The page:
Monday, 1 February 2010

Tar Barrel Rolling

In my attempt to uncover age old traditions as part of our culture I attended the annual tar barrel rolling in Ottery St Mary. This tradition dates back to the 17th Century and occurs every bonfire night to commemorate Guy Fawkes and burn the spirits of evil. It consists of setting alight wooden barrels containing tar, wood scrapings and paraffin. Once alight the barrels are carried through the streets of the town on the backs of the local men, who pass the barrel between them until it burns out. The event attracts thousands of people each year who fill the streets and square of the town creating a thick crowd that then have to avoid the burning barrels as they dart through the streets. This adrenaline filled event is reminiscent of Spanish bull running due to the collective fear and excitement of the crowd. When partaking in this event the herd like behaviour of the crowd seemed of another time, one that belonged far back in the zeitgeist of history resurrected each year


The final barrel upon being dropped and becoming mass of embers and smoke is surrounded by the local barrel men who lock arms and sing songs. The smog covered faces and clothing of each man lit only by the red glow of the embers and surrounded by the noise of the crowd connoted some old age ceremony. The men look almost satanic in this moment, separate from the outside world. The hoards of cameras and tourists surrounding them become indifferent to the event. It is in this space that the tradition really lives on.
I went along to the encampment at laira bridge to ask the travellers if i could interview them and take some photographs. These travellers had cut through a fence and are illegally camped on a site just outside of Plymouth city centre. My interpretor and I walked into the camp and approached a couple of men who immediately demanded my reason for being there, upon explaining my project and asking whether they would mind if I took a few photographs more people arrived. Although not overtly threatening there was an aggressive edge to their behaviour and they became rather hostile and persuasive once they understood my request. They decided we would have to pay £100 in order to take photographs of the site, which we could only haggle down to £50. What became clear was their drive for money, as soon as the prospect of getting some cash became viable we were surrounded and told to go to the cash point immediately and asked to confirm what time we would be coming back in an attempt to secure a deal... Even the children were asking us for our cameras and wallets. It was as if some ideology of gleaning money off every person who stumbles across you is engrained at an early age.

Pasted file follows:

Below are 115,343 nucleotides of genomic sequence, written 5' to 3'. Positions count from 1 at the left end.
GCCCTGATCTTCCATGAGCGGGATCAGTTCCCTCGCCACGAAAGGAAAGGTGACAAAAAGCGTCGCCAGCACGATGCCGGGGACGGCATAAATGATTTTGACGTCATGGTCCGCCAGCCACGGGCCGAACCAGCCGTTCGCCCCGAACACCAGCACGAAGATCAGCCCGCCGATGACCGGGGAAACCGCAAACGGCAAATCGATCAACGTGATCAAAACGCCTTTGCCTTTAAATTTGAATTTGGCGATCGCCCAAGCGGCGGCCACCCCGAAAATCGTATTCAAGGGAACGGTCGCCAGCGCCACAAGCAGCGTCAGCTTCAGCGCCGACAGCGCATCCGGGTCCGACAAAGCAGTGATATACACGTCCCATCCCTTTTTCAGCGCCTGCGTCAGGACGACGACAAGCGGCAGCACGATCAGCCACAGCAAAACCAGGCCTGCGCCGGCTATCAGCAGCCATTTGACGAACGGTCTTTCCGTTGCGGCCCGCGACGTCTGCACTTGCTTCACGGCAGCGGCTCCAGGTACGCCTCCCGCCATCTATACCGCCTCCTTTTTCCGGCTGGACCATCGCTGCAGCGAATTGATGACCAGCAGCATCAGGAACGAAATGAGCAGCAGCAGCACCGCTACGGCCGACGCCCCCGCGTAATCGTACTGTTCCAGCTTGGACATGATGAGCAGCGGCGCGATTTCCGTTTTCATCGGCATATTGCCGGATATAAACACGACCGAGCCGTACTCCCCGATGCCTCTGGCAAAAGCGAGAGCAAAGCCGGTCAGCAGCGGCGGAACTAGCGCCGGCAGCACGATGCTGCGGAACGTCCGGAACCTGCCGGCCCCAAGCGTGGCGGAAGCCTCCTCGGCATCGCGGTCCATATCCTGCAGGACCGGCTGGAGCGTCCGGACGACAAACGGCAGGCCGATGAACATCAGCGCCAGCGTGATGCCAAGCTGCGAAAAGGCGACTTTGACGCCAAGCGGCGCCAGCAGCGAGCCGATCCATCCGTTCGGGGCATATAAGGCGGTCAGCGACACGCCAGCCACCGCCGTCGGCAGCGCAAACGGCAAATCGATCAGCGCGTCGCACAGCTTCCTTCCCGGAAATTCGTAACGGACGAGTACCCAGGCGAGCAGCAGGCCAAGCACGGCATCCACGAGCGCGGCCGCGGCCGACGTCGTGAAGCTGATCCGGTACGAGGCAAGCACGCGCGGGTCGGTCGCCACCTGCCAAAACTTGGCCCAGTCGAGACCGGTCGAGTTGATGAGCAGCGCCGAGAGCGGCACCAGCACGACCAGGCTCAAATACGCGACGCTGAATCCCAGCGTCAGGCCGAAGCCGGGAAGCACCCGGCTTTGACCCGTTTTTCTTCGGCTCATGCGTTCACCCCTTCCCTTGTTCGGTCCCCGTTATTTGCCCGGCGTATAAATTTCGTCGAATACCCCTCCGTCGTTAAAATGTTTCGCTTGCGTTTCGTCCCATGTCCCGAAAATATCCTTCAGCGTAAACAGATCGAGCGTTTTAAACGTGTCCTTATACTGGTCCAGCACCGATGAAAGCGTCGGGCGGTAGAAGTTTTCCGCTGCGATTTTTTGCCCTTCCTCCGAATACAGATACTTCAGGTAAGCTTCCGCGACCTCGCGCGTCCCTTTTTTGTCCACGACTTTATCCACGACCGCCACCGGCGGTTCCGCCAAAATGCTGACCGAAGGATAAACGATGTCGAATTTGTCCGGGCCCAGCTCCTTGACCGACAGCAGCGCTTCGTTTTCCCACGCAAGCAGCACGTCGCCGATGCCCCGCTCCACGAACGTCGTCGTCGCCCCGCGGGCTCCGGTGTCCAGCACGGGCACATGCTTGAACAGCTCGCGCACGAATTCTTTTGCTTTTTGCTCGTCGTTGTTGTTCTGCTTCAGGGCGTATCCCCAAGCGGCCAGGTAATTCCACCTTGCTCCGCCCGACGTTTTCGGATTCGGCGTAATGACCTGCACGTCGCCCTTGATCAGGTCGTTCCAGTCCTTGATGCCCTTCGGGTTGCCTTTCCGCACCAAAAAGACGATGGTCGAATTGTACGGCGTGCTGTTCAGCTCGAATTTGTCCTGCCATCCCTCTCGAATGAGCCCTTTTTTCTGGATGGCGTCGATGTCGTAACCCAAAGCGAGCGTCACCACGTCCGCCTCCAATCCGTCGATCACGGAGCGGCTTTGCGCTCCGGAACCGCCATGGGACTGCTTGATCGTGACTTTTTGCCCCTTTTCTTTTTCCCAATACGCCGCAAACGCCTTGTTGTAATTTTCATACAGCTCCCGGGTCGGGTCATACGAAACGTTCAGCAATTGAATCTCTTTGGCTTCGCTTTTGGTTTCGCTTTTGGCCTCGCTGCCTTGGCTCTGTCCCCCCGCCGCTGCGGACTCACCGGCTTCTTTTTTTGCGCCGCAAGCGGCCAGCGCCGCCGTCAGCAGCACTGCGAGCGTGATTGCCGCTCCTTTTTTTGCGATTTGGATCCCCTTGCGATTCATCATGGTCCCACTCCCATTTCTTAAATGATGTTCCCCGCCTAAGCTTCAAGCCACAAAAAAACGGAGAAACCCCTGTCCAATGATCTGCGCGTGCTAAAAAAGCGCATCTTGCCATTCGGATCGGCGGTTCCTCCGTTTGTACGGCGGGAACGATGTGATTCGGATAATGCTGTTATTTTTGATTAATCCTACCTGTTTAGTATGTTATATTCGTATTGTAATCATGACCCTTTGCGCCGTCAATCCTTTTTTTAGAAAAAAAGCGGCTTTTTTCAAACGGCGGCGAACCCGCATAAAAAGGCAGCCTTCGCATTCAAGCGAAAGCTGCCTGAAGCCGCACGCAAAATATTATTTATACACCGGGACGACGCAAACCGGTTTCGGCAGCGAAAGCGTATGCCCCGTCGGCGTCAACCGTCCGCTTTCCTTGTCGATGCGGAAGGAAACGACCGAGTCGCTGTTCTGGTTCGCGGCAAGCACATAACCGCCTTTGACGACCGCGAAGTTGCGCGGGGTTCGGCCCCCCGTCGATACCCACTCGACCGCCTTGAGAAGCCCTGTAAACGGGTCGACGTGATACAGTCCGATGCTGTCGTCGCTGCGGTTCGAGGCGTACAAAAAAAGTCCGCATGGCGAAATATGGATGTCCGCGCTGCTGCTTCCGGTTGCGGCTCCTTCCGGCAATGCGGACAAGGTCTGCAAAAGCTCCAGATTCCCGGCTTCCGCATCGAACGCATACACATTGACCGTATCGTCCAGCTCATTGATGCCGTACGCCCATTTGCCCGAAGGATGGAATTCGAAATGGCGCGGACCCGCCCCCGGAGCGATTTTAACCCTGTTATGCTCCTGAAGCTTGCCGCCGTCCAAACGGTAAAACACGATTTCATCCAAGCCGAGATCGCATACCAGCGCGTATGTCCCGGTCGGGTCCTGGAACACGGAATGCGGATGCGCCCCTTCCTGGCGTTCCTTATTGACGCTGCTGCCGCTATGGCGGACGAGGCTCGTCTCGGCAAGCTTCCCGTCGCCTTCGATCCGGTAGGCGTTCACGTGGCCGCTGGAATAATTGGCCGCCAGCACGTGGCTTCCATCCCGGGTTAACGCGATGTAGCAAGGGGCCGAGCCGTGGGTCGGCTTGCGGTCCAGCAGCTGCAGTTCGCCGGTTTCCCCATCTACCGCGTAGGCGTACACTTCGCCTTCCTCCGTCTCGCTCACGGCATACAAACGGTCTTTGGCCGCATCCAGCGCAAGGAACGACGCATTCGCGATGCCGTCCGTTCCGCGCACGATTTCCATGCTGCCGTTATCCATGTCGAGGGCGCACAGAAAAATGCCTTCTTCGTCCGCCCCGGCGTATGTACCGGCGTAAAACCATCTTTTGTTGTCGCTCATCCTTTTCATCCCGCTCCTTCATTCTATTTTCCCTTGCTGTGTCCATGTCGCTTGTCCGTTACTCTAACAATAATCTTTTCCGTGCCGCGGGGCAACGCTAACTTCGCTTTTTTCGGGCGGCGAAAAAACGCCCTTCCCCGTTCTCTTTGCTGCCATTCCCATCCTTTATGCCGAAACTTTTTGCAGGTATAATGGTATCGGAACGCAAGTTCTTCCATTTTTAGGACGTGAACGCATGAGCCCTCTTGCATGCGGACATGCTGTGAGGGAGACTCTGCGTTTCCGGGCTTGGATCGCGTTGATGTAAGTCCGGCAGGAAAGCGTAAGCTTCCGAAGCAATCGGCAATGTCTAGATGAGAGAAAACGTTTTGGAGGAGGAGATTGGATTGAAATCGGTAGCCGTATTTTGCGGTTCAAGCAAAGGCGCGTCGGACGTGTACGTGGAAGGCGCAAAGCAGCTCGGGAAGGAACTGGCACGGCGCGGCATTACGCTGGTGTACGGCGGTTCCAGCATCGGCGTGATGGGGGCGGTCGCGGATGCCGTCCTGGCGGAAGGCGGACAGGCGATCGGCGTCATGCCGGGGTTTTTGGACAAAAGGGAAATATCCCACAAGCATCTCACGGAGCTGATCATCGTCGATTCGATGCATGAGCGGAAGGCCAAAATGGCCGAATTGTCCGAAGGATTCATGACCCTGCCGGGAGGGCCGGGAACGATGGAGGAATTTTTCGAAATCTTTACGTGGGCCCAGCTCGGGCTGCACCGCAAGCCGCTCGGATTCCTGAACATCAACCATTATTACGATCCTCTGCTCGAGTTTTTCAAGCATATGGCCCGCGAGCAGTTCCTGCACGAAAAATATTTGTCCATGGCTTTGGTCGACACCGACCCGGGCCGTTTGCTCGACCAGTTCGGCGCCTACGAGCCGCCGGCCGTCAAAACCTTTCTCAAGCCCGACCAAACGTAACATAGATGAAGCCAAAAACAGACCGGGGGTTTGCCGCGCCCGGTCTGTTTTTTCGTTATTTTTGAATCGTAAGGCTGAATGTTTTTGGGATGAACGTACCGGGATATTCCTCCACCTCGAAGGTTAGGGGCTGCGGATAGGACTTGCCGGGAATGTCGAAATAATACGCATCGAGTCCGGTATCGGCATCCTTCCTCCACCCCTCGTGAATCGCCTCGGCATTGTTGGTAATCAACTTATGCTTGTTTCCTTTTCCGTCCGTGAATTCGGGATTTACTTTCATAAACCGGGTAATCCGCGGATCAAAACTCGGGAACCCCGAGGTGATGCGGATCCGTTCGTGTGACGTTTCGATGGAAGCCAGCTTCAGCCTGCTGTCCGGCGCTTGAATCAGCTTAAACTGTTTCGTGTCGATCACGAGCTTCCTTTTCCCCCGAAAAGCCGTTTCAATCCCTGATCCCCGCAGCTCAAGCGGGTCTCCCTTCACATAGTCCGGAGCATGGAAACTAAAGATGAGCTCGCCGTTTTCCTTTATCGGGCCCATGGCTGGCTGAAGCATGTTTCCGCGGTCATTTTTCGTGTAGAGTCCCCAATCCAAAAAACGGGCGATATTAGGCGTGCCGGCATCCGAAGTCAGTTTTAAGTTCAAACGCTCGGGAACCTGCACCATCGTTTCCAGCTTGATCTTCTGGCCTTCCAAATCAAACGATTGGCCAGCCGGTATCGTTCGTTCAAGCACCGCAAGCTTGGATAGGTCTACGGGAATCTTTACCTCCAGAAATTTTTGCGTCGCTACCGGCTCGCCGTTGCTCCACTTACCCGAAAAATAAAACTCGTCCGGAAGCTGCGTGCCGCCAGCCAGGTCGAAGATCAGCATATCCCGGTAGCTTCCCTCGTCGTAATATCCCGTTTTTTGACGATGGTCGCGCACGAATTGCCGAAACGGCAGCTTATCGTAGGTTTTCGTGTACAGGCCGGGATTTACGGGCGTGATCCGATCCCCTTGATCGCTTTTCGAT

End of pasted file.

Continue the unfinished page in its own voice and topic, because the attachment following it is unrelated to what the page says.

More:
illegal camp of Irish travellers - photographed secretly - Harry Hilliar

The interesting thing for me about this type of travellers is that they live in contradiction to the romantic notion of romani gypsies living off the land and travelling from place to place offering aggricultural labour in return for a piece of land to settle for a while. These travellers all owned brand new expensive cars and caravans, preferred concrete settlements to grass ones and had sought out an inner city dwelling as opposed to a rural one. Instead of opposing the capitalist society and seeking an alternative existance their ideals and behaviour would suggest that they are infact wholesale subscribers to the capitalist machine, driven by the lust for cash. I do not know whether these cars and caravans are the majority of their possessions or whether or not they pay taxes. I continue to try and maintain a objective opinion of each traveller I come across however the danger of calling these type of travellers untrustworthy and dishonest.

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